“With regard to reds, as warm growing regions such as Australia and California try to explore cooler sites or earlier harvesting, the Hawke’s Bay region is continuing to produce elegant ripe medium bodied red wines at moderate alcohol levels. The Syrahs from Hawke’s Bay have wowed many wine influencers and time will tell if consumer pull-through can occur, although I have no doubt that it will.”

Jane Cooper, winemaker, Matahiwi

“There is no doubt that Marlborough will remain the driving force of the NZ Wine Industry from a regional perspective. With approximately 80% of New Zealand’s production being Sauvignon Blanc, we need to continue to innovate around the style of Sauvignon Blanc, so that it remains at the forefront of international focus. This means continuing to ensure quality is maintained through clean grapes at perfect maturity with moderate yields.

“At the top end of Sauvignon Blanc production (as in reserve wines of small volume), I believe we should be aiming for wines that show both complexity and the potential for longevity. At Matahiwi Estate, our Holly Sauvignon Blanc is all barrel fermented in older oak with about 80% wild ferment. We are continually striving to make a Sauvignon Blanc that will age and drink beautifully for 10+ years and show the best of Sauvignon Blanc complexity. Many other top producers are pursuing this style with great success in their Reserve ranges and this will ensure New Zealand’s dominance and profile at the top end. Past Sauvignon Blanc, it should all be about Pinot Noir – wines made from older vines, with elegance, finesse and charm!”

Patrick Materman, chief winemaker, Brancott Estate

“Single vineyard and sub-regional expressions, such as our Terroir Series from Awatere, continue to gain interest, as do more complex, age-worthy styles such as our Chosen Rows release. We are also seeing significant interest in our lower alcohol offering, Brancott Estate Flight – which comes in at just 9% alcohol but still exhibits the full flavour and aroma profile that is expected from a Marlborough Sauvignon Blanc. We certainly think the variety has some great potential that hasn’t yet been fully investigated, and it will continue – in one form or another – to drive the future growth of the industry.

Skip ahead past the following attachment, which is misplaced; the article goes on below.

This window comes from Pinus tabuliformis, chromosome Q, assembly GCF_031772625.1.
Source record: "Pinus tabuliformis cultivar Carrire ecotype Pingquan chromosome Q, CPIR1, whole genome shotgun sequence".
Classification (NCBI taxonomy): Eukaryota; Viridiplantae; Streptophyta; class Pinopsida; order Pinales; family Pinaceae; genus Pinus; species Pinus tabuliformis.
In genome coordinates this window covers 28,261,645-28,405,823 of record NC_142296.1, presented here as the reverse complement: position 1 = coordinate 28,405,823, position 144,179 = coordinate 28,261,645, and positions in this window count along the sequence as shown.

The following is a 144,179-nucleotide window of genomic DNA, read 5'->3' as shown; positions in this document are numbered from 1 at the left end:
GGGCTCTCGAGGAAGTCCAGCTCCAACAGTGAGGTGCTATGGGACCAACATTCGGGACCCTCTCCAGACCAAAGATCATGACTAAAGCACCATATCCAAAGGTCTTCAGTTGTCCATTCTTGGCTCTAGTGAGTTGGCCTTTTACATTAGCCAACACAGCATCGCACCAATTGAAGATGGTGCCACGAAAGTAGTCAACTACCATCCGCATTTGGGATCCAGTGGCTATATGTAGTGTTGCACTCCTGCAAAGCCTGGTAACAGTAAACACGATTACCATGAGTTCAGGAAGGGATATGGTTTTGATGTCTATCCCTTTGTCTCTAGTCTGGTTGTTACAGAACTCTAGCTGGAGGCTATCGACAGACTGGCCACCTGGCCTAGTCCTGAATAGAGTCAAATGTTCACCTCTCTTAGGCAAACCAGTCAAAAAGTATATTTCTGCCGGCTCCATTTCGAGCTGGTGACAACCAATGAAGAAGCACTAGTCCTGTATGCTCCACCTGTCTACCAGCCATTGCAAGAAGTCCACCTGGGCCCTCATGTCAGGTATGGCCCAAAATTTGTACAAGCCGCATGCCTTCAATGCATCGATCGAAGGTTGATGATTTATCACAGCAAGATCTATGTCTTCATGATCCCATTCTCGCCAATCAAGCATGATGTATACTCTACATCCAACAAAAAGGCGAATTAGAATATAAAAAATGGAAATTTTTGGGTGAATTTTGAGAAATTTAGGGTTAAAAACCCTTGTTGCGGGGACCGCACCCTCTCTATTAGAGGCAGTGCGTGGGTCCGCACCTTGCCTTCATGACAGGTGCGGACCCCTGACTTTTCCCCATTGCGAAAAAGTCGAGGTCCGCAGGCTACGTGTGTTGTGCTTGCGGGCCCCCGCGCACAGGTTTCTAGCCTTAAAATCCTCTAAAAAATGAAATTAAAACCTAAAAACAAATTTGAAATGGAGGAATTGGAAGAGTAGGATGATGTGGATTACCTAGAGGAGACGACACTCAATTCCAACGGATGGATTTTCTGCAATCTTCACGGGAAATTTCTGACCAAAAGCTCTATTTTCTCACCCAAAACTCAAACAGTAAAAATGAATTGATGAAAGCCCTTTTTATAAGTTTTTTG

“Marlborough is far from a one-tricky pony, however. We continue to explore how the region’s unique terroir is reflected in other varietals – from Pinot Noir to Pinot Gris, and our latest love, Sauvignon Gris: an ancient Bordeaux variety pioneered by Brancott Estate, and one which we believe has the potential to be the next big thing for Marlborough wine.”

Alan McCorkindale, senior wine consultant, Lismore Wines

“I think that will be consumer driven, and producers who can respond to consumer demand will benefit. Obviously Pinot Noir is second cab off the rank after Sauvignon Blanc in terms of value and volume, but Pinot Noir is a smaller volume market segment. Pinot Noir drinkers probably crave authenticity and scarcity more than Sauvignon Blanc drinkers.

“I don’t have a crystal ball, to predict the “next big thing” from New Zealand, but there are niches in the market that some New Zealand regions and producers can produce world-class wines with authenticity. For example, aromatics, Riesling, Pinot Gris, Gewürztraminer, and Gruner Veltliner from New Zealand’s South Island regions (there are some absolutely exciting field blend aromatics), traditional method sparkling wines from several regions including the Waipara Valley where I am based with it’s limestone soils, and Syrah from the North Island. New Zealand is blessed with great soils and climate, and enthusiastic, skilful young people with integrity and vision that are passionate about wine.”